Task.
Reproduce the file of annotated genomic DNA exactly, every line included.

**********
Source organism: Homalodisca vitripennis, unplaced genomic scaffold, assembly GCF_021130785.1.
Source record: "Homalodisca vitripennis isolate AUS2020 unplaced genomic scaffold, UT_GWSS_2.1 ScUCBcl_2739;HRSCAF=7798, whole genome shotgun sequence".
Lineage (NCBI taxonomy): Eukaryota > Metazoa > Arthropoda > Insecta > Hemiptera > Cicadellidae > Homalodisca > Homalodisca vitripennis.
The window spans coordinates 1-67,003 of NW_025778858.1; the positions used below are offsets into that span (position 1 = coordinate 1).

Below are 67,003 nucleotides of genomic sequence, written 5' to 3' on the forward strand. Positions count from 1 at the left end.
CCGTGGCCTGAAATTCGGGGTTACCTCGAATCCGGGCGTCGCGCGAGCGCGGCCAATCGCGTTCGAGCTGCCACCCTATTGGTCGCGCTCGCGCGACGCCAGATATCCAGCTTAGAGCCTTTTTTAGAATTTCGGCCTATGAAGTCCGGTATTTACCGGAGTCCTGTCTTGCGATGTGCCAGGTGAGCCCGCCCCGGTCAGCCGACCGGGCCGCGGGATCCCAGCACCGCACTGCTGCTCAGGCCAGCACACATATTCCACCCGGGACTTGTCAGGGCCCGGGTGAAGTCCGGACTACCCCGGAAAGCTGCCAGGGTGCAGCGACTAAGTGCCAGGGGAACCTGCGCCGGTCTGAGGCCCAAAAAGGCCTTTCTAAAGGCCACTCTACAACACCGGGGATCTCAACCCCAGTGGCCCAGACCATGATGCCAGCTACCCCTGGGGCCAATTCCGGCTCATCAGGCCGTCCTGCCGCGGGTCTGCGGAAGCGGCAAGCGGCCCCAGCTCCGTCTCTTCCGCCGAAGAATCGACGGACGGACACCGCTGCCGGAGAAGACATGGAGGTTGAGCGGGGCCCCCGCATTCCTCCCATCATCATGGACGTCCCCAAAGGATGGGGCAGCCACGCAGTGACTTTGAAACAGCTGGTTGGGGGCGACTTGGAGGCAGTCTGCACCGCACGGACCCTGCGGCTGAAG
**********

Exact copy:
Source organism: Homalodisca vitripennis, unplaced genomic scaffold, assembly GCF_021130785.1.
Source record: "Homalodisca vitripennis isolate AUS2020 unplaced genomic scaffold, UT_GWSS_2.1 ScUCBcl_2739;HRSCAF=7798, whole genome shotgun sequence".
Lineage (NCBI taxonomy): Eukaryota > Metazoa > Arthropoda > Insecta > Hemiptera > Cicadellidae > Homalodisca > Homalodisca vitripennis.
The window spans coordinates 1-67,003 of NW_025778858.1; the positions used below are offsets into that span (position 1 = coordinate 1).

Below are 67,003 nucleotides of genomic sequence, written 5' to 3' on the forward strand. Positions count from 1 at the left end.
CCGTGGCCTGAAATTCGGGGTTACCTCGAATCCGGGCGTCGCGCGAGCGCGGCCAATCGCGTTCGAGCTGCCACCCTATTGGTCGCGCTCGCGCGACGCCAGATATCCAGCTTAGAGCCTTTTTTAGAATTTCGGCCTATGAAGTCCGGTATTTACCGGAGTCCTGTCTTGCGATGTGCCAGGTGAGCCCGCCCCGGTCAGCCGACCGGGCCGCGGGATCCCAGCACCGCACTGCTGCTCAGGCCAGCACACATATTCCACCCGGGACTTGTCAGGGCCCGGGTGAAGTCCGGACTACCCCGGAAAGCTGCCAGGGTGCAGCGACTAAGTGCCAGGGGAACCTGCGCCGGTCTGAGGCCCAAAAAGGCCTTTCTAAAGGCCACTCTACAACACCGGGGATCTCAACCCCAGTGGCCCAGACCATGATGCCAGCTACCCCTGGGGCCAATTCCGGCTCATCAGGCCGTCCTGCCGCGGGTCTGCGGAAGCGGCAAGCGGCCCCAGCTCCGTCTCTTCCGCCGAAGAATCGACGGACGGACACCGCTGCCGGAGAAGACATGGAGGTTGAGCGGGGCCCCCGCATTCCTCCCATCATCATGGACGTCCCCAAAGGATGGGGCAGCCACGCAGTGACTTTGAAACAGCTGGTTGGGGGCGACTTGGAGGCAGTCTGCACCGCACGGACCCTGCGGCTGAAG